Scientists Identify Brain Region For Opioids Alternative

Opioids are highly addictive and have now become the leading cause of death

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he results, published in the open access journal, eLife, showed why and how the brain decides to turn off pain in certain circumstances. Pixabay
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An international team of researchers has identified a brain area that works as a natural painkilling system and could pave the way for a possible alternative to opioids for the effective relief of chronic pain.

Stimulating this area that is important for endogenous analgesia — the brain’s intrinsic pain relief system — could lead to the development of pain treatments that activate the painkilling system and cut down the dangerous side-effects of opioids.

Opioids
The findings showed that a single region of the prefrontal cortex, called the pregenual cingulate cortex, has a neuronal circuit and endogenous substances to modulate chronic pain. Pixabay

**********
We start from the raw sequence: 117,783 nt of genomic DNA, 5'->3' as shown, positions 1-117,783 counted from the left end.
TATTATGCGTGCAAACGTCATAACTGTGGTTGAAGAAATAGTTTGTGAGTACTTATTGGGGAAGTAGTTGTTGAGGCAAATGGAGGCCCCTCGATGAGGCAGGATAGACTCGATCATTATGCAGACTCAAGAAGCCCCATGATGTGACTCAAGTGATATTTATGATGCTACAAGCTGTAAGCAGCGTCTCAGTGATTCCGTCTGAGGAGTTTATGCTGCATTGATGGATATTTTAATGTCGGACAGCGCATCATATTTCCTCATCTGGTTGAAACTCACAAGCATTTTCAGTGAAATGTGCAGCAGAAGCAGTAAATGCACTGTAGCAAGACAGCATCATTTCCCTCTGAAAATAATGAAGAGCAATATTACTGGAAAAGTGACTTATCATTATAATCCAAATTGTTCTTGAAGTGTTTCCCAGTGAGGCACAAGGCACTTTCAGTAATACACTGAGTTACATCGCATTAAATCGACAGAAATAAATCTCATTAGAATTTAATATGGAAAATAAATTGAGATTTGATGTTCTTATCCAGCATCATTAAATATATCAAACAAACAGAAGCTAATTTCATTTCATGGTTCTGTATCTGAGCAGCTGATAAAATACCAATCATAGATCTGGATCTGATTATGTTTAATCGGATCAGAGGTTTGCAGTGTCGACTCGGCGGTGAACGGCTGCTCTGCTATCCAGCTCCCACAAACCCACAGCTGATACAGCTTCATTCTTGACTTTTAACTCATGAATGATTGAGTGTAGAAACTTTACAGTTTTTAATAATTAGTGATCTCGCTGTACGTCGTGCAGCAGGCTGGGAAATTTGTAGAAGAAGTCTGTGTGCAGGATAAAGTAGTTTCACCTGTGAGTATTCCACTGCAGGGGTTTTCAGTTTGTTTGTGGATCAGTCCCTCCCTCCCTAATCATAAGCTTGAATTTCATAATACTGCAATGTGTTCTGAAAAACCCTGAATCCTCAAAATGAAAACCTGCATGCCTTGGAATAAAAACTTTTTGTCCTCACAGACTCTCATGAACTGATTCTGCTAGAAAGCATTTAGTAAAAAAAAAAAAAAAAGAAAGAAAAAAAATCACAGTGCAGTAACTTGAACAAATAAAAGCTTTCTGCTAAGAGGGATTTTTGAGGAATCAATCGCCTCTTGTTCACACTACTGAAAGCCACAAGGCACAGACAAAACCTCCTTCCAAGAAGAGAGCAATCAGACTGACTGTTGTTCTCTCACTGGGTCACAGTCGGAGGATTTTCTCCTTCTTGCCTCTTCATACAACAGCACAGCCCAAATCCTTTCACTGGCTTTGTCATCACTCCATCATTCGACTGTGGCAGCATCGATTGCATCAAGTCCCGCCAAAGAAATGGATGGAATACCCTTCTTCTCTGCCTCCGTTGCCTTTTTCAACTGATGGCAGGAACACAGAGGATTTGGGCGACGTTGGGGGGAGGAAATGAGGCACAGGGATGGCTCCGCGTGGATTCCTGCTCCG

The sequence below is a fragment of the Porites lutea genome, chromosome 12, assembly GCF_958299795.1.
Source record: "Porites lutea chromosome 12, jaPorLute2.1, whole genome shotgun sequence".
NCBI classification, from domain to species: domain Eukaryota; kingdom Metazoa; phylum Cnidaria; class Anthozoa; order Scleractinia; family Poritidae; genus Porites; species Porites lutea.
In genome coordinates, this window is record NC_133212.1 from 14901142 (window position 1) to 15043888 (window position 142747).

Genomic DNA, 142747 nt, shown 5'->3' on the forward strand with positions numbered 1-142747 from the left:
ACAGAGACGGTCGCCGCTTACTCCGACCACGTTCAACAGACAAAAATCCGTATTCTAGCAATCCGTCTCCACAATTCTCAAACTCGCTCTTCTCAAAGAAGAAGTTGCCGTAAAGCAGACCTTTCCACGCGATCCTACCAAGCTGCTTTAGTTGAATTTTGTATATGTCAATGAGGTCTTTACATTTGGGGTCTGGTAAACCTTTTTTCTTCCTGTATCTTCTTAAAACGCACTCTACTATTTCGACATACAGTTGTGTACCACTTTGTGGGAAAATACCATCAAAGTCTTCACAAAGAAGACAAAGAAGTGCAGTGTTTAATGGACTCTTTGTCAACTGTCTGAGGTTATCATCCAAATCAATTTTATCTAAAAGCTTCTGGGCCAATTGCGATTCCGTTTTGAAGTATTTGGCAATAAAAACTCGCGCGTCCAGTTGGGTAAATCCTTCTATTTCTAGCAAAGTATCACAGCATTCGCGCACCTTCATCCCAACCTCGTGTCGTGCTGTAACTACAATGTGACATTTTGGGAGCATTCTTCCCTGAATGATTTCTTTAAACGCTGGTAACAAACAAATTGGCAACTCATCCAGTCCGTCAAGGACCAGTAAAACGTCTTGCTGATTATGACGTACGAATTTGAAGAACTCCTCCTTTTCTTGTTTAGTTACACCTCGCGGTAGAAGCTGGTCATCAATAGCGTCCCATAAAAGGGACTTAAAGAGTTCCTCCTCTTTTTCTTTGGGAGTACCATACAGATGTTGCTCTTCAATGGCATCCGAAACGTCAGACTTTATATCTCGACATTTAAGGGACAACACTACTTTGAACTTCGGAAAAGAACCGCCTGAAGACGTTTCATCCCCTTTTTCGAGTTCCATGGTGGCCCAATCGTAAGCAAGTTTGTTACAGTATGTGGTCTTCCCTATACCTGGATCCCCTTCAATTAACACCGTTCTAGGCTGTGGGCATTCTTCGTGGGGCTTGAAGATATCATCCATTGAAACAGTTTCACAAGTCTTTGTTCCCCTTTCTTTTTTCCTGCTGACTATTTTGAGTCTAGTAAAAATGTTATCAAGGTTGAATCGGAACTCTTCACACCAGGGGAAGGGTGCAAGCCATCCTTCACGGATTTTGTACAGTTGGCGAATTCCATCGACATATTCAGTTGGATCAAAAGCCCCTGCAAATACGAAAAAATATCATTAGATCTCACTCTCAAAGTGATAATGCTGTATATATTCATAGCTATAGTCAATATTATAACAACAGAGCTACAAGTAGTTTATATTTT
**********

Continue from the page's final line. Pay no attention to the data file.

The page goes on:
ALSO READ: Opioid Epidemic: Drug Overdose Alone Killed More Americans than 3 Wars Combined

“We’re trying to understand exactly what the endogenous analgesia system is: why we have it, how it works and where it is controlled in the brain,” said lead author Ben Seymour from the University of Cambridge in Britain.

“If we can figure this out, it could lead to treatments that are much more selective in terms of how they treat pain,” Seymour added.

However, they are also highly addictive and have now become the leading cause of death.

ALSO READ: Mystery Solved: Iconoclast Musician Prince died of accidental drug overdose, says Medical Test report

Opioids
Opioids drugs hijack this endogenous analgesia system, which is what makes them such effective painkillers. Pixabay

To identify where in the brain this system was activated, the team attached a metal probe to the arm of a series of healthy volunteers — and heated it up to a level that was painful, but not enough to physically burn them.

The volunteers then played a type of gambling game where they had to find which button on a small keypad cooled down the probe.

The level of pain the volunteers experienced was related to how much information there was to learn in the task.

The results, published in the open access journal, eLife, showed why and how the brain decides to turn off pain in certain circumstances, and identify the pregenual cingulate cortex as a critical ‘decision center’ controlling pain in the brain. (IANS)

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